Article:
When April’s fruitful rains descend
And bring the droughts of March to end,
Bathing each vine in such sweet showers,
That young buds burst and unfurl flowers,
When West Wind too, with his mild airs
Inspires in fields and hidden lairs
Fresh-minted leaves, and when the sun
Halfway toward the Bull has run;
When small birds sing for all they’re worth,
Wide-eyed all night with reckless mirth,
Mad for love in trees and hedges,
Why, then folks go on pilgrimages
And pilgrims yearn for foreign strands
And distant shrines in sundry lands.
Second, from Baba Brinkman’s The Rap Canterbury Tales: “The Miller’s Tale”
2 Short Papers (25% each)*
You will write two short papers (6-8 pages), one of which will be an exploration of a contemporary adaptation of one of Chaucer’s tales and one of which will provide an overview and examination of a controversial critical issue related to an individual narrative from the Tales. Two important resources for developing ideas related to these papers will be Daniel Kline’s Electronic Canterbury Tales Website (University of Alaska) and Larry Benson’s Geoffrey Chaucer Website (Harvard). *Graduate students will write the first short paper, along with other students, and will tackle the same second paper topic, but at length of 10-12 pages.
Oral Presentation (10%)*
Each student will be asked to make ONE 15-minute oral presentation on a specific topic assigned by the professor that is relevant to the readings under discussion. *Graduate students will also be asked to lead one class discussion.
Class Participation (10%)
As stated above, participation is vital to your success in this course. Further, as a senior-level seminar, the course is designed to have a primary emphasis on student-driven discussion. That means having a good attendance record, coming to class prepared to discuss the readings (with books and other texts in hand), and actively initiating and contributing to critically engaged conversations with your professor and peers.
LATE ASSIGNMENT POLICY
I do not accept late assignments. Period. If there is a good reason for needing an extension on a due date, let me know in advance.
Attendance, promptness, and participation are essential to success in college courses. Faculty members recognize that unexpected occasions may arise when a student must be absent from class, but my general attendance policy is that if you are absent more than the number of required class sessions per week (in this case, that would be more than 1 evening session), I have the option of lowering your final course grade by one letter grade for each additional session missed. Furthermore, if absences become excessive (more than two weeks’ worth of sessions), the SIUE Registrar, at my request, reserves the right to withdraw you administratively. For more information on this, please consult the following: SIUE Class Attendance Policy. Failure to attend class in a responsible and committed manner may thus be grounds for failure in or administrative withdrawal from the course.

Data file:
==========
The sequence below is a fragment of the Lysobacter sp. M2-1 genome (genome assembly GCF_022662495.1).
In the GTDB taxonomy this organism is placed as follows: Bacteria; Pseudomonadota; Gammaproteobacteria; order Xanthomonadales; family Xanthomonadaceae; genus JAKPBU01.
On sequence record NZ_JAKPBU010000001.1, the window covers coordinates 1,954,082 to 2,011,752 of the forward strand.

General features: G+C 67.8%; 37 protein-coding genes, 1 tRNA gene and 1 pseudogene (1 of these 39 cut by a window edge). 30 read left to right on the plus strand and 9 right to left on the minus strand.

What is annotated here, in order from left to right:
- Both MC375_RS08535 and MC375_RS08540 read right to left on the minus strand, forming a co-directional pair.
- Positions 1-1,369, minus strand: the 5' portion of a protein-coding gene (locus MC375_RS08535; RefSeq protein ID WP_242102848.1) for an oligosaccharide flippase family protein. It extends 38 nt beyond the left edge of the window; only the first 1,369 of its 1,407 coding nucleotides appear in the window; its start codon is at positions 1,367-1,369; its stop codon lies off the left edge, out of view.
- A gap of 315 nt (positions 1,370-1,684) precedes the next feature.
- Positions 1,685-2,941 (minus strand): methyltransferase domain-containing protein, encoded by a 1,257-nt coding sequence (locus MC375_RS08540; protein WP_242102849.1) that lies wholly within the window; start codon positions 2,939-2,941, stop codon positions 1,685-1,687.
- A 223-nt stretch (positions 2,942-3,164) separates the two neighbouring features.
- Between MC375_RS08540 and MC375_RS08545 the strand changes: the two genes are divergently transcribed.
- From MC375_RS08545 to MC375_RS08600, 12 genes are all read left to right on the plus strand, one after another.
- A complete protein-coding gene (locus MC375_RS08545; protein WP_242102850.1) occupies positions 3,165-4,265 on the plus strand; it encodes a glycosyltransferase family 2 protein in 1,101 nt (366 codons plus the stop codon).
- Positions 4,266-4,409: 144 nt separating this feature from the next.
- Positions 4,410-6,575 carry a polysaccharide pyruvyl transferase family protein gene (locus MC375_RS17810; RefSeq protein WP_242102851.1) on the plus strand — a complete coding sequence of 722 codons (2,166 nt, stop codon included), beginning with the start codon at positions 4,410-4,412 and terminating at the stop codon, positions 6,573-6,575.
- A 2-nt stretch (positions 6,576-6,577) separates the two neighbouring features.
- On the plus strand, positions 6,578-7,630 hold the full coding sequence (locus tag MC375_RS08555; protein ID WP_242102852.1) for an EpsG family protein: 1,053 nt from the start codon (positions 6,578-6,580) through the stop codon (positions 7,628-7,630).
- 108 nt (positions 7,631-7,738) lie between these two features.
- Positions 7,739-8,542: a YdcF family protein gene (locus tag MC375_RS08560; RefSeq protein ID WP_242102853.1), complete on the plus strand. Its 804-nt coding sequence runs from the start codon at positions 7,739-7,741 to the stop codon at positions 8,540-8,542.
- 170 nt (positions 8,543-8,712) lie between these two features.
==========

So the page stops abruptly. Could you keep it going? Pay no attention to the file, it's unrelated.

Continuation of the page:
Any student found engaging in an act of academic dishonesty will be promptly dismissed from the course with a grade of “F.” By “academic dishonesty,” I mean PLAGIARISM (the act of representing the work of another as one’s own), which the University considers a grave breach of intellectual integrity. All definitions, terminology, concepts, and patterns of organization taken from an outside source must be identified and given credit in any essay or exam you write–whether it be for the English department or any other department. For more detailed information on this, please consult the following: SIUE Plagiarism Policy.
If you feel that you are entitled to special accommodations (for example, a volunteer note-taker, interpreter, special desk, or extra time on tests), please contact the Disability Support Services office in Rendleman Hall #1218 (Phillip Pownall, Director), or visit their website, and they will help you fill out the necessary paperwork.